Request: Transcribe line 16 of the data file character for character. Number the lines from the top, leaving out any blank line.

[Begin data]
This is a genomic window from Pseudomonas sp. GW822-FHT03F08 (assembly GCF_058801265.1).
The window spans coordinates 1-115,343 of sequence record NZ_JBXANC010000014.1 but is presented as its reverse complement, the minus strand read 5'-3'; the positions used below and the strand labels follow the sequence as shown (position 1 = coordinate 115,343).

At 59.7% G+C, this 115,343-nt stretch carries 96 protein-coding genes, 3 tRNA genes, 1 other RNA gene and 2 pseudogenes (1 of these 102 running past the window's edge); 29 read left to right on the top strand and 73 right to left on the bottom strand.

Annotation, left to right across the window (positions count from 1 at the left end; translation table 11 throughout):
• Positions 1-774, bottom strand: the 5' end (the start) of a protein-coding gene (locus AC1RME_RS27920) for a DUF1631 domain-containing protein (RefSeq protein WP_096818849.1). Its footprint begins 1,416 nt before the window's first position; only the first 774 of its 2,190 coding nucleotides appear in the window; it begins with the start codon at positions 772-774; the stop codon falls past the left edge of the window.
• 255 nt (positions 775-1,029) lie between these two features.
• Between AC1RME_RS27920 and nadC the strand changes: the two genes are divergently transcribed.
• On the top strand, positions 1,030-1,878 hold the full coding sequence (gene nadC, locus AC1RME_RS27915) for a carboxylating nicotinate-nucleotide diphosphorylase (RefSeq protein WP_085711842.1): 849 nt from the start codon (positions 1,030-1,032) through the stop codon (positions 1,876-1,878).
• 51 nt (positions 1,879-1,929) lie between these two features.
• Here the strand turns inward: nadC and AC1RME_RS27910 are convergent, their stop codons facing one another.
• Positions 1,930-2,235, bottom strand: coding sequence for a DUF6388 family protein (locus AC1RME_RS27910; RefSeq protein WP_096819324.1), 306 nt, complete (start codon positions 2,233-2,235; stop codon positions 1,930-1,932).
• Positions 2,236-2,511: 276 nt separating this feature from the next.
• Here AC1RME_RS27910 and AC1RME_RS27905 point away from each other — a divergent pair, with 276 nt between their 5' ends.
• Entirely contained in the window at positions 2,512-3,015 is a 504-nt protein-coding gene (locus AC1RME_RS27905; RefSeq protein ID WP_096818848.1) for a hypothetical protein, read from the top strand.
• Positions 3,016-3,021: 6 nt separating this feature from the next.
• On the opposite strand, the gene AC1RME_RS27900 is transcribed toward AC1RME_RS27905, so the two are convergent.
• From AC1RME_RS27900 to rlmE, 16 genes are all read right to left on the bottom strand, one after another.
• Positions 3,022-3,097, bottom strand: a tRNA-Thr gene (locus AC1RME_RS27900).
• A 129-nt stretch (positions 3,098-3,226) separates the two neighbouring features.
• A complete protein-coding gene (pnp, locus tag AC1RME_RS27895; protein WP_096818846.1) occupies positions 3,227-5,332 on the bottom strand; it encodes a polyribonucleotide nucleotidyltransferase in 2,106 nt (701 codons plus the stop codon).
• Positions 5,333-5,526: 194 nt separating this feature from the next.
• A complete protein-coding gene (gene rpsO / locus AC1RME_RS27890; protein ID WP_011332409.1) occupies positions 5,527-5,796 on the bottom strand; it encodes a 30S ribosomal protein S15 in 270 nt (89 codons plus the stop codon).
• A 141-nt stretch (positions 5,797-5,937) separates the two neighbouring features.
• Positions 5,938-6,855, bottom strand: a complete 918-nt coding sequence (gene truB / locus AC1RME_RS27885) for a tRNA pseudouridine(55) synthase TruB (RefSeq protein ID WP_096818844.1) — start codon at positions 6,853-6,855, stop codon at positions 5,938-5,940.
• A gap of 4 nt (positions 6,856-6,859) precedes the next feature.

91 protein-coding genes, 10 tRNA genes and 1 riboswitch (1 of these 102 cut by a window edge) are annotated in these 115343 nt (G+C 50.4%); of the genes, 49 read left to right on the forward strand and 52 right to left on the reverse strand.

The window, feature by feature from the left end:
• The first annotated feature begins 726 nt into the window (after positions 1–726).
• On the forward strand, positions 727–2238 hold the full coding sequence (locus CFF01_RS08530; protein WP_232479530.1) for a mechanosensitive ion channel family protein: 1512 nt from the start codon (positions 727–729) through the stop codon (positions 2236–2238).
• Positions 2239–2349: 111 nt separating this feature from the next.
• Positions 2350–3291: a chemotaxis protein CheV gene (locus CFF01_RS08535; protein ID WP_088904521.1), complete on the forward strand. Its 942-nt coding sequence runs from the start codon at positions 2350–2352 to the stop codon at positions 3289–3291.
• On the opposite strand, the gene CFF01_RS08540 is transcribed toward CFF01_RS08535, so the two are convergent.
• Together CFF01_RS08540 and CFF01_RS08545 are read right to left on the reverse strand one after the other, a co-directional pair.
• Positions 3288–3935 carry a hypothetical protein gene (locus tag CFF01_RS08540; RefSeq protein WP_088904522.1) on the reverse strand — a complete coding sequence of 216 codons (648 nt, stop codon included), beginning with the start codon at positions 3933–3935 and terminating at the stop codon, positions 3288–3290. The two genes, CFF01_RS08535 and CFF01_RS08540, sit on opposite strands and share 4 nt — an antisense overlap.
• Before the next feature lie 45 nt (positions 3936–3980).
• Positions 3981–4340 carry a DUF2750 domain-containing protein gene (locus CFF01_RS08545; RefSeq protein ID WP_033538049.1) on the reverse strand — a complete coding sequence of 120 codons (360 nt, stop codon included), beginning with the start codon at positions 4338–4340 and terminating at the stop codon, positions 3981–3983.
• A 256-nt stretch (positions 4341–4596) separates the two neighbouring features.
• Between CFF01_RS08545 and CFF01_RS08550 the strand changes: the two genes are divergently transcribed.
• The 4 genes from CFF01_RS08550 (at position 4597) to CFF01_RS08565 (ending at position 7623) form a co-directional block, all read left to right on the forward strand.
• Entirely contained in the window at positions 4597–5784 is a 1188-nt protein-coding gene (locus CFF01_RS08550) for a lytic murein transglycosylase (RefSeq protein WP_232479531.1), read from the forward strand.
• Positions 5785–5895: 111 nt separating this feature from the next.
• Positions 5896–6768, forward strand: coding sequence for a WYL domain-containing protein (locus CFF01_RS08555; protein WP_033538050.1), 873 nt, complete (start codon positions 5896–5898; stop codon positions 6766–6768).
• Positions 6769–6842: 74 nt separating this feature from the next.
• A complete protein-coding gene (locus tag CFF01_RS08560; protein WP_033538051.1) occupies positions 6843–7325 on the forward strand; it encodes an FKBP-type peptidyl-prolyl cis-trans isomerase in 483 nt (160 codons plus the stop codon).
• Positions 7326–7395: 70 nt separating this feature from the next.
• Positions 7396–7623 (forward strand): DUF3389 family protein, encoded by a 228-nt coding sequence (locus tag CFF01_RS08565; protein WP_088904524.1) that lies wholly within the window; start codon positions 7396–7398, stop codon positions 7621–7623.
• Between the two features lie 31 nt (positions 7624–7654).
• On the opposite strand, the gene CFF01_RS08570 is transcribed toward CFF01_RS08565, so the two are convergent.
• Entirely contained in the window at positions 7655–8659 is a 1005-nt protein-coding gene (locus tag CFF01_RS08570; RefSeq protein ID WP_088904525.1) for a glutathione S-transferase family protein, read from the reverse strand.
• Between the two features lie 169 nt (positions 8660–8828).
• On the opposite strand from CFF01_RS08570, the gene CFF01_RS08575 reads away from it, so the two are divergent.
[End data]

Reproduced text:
• On the opposite strand, the gene AC1RME_RS27900 is transcribed toward AC1RME_RS27905, so the two are convergent.